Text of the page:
The entrance gate was installed and swinging on its hinges well before the house it was supposed to be defending was erected. The building of this house had long attracted the caustic wit of Parisians, always on the lookout for signs of weakness in a great man. Balzac’s great weakness was in the field of building. It must not be forgotten, not to excuse him, for a taste for building is highly respectable, that it was at that time his only joy, the only means of rest from the travails of the mind with which he burdened himself. It has been claimed that in directing the construction of the pavilion of Les Jardies himself with a ruthless despotism he had forgotten the staircase. As he rejected any advice, any observation, any criticism from an architect or his builders, we have to admit this fact, that he had neglected to order the staircase in the interior equipment of the house, and that one fine day the builders and architects ran to him saying:

Monsieur de Balzac, the house is completed; when would you like us to make the staircase?

There is a second fact here, important enough to deserve an explanation. Balzac dreamt of Les Jardies having spacious square rooms, reflecting the pleasing aspect of the four sides of the façade. Furthermore, in the architect’s plans, this minotaur of a staircase devoured a third of a room here, half of another; it disfigured the drawing created by the poetic pencil of the architect. He tried to reduce it, to twist it, to relegate it to the corners of the building, of a building too precisely designed to offer space; this wretched staircase would spoil everything. The builders threw their plaster in the air, the architect broke the arms of his compass. It was during one of these moments of struggle with the knottiness of the problem, that Balzac must have said to himself: ‘If the staircase wishes to be the master in my own home, I will show the staircase the door.’ Which is what he did. So his apartments spread out without interruption, with no other limits than the four walls; and the staircase was constructed outside against the exterior wall, as punishment for its demanding claims. Balzac could have argued that in Holland and Belgium whole towns are constructed on this simple system, carrying the staircase on their back like a rucksack; he always refused to explain this.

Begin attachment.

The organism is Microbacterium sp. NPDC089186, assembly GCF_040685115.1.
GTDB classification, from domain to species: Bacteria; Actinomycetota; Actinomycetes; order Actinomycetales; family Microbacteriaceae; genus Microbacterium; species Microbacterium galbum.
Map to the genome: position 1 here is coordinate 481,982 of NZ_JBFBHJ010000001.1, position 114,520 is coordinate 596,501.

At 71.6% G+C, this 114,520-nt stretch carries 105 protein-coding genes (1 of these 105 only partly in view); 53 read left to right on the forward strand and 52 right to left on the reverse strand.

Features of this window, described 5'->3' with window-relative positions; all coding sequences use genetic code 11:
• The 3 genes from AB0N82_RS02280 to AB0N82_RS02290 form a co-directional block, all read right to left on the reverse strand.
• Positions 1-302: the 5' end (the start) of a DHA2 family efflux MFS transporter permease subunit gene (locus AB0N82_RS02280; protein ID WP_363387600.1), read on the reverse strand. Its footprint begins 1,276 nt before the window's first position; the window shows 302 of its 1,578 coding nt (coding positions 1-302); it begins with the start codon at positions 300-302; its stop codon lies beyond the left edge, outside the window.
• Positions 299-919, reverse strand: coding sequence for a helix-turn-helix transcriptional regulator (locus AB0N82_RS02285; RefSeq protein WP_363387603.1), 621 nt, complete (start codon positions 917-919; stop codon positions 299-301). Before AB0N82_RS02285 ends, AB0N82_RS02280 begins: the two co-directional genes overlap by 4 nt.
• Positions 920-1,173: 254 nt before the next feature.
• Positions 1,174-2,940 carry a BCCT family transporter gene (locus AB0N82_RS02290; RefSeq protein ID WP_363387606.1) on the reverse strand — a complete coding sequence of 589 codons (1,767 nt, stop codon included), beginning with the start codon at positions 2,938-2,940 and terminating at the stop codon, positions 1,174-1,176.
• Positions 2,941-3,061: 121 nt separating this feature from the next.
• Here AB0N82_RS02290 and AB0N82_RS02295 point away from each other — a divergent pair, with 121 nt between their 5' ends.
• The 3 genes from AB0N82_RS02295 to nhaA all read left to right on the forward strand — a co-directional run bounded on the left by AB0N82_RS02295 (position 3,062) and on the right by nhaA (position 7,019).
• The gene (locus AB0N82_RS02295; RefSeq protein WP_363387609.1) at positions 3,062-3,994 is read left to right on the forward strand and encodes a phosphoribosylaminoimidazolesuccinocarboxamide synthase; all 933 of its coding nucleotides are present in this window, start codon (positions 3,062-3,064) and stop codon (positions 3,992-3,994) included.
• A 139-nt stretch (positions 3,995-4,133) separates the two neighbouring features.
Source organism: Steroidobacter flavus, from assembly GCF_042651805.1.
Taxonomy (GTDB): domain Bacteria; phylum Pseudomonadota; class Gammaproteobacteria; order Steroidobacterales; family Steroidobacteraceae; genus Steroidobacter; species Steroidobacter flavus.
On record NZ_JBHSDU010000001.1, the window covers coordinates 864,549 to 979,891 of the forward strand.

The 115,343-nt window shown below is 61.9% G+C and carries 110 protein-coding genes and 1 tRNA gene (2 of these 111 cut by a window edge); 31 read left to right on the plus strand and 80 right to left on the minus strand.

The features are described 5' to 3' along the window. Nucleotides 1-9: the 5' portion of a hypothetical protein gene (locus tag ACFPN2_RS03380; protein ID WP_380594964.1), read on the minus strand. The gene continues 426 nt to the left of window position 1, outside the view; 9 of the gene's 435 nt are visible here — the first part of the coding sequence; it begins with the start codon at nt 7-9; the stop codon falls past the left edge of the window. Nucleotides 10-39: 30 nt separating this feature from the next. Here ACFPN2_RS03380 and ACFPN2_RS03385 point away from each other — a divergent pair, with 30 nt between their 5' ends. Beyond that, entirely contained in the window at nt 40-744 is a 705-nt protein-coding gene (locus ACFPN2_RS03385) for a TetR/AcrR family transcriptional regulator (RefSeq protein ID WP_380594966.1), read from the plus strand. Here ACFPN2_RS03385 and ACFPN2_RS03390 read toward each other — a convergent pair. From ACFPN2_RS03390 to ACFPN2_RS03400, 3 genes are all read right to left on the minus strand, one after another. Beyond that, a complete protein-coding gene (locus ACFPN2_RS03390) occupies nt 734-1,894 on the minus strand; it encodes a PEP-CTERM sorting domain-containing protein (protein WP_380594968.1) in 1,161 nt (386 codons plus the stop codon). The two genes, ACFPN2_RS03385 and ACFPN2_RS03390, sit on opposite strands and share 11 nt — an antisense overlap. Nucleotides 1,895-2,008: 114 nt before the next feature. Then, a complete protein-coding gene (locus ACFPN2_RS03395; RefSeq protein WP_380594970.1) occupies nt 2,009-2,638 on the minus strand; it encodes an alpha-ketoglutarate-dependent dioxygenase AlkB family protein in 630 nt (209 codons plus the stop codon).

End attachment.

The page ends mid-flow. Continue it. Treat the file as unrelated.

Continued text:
He stood his ground; but the staircase, did it do as much? Did it resist the cold damp nights of our beautiful France? I do not know. Furthermore, one couldn’t exactly say that the pavilion of Les Jardies is entirely devoid of that interior convenience of an inconvenient staircase. There are some of these last, leading fairly directly where one wants to go, for the adornment of which Balzac planned to clothe the balustrade in a purple velvet livery.

He planned an infinite amount for Les Jardies. On the bare wall of each room he himself wrote in charcoal which rich furnishing he intended to install. During several years I read these dusty words on the surface of the plaster:








These wonders never came to be more than inscriptions in charcoal. All the same, Balzac enjoyed the joke of this ideal furnishing, and laughed as much and even more than I, the day I wrote in capital letters larger than his, in his own bedroom, as empty as all the other rooms:


The only thing that wasn’t lacking at Les Jardies… but see how the conversation unfurled between Balzac and I on the subject of this numerous, invisible but real furnishing, of which he tried to manage my surprise:

You have never noticed, while admiring the perfections that I bring to the interior decoration of Les Jardies, he said to me, a rare, ingenious invention that I could almost claim as my own work, I don’t quite dare say my personal masterpiece?

No, my dear Balzac, I hadn’t yet noticed this innovation, and it would be very kind of you if you would…

Look around you; what do you see?

What I have seen for a long time: walls entirely free from the vulgar impediments of furniture which would have wrecked the line of the perspective. To use a phrase even more explicit, I see nothing at all.

Look harder.

Still nothing.

Ah! You’re not trying.

No, I assure you…

Well look, here is the beauty of my invention, the impossibility of seeing it in your position. Without that, it would have been imperfect, bad; we would have had to start again.

But what is it?

Is it not odious and stupid, he continued, that for centuries one ran wires all along the walls and that at the end of these wires is seen a great bell as stupid as it is indiscreet? Examine it, study the bell that I created for people who don’t like to be shaken by the disagreeable sound of raw iron, for studious people, for thinking people… one doesn’t see it at all. Look for it! it is hidden in the wall to the extent that it is not seen at any point. Henceforth, one would no more see a man ring than see him think. Already M. Scribe has adopted this type of bell which he seemed enchanted by. Every room of les Jardies has a similar one. Come and see if I lie.

I followed Balzac, who showed me with pride, in every room, a model bell of his invention, and he and I gave in, he with the self-admiration of the creator, I by the weakness of a courtesan, to the primitive pleasure of ringing all the bells.

One had to see his joy at ringing these bells which proclaimed his triumph and which echoed the solitude of the pavilion. Thus at Les Jardies the bells abounded; but however hard one rang them, few servants ran to the noise.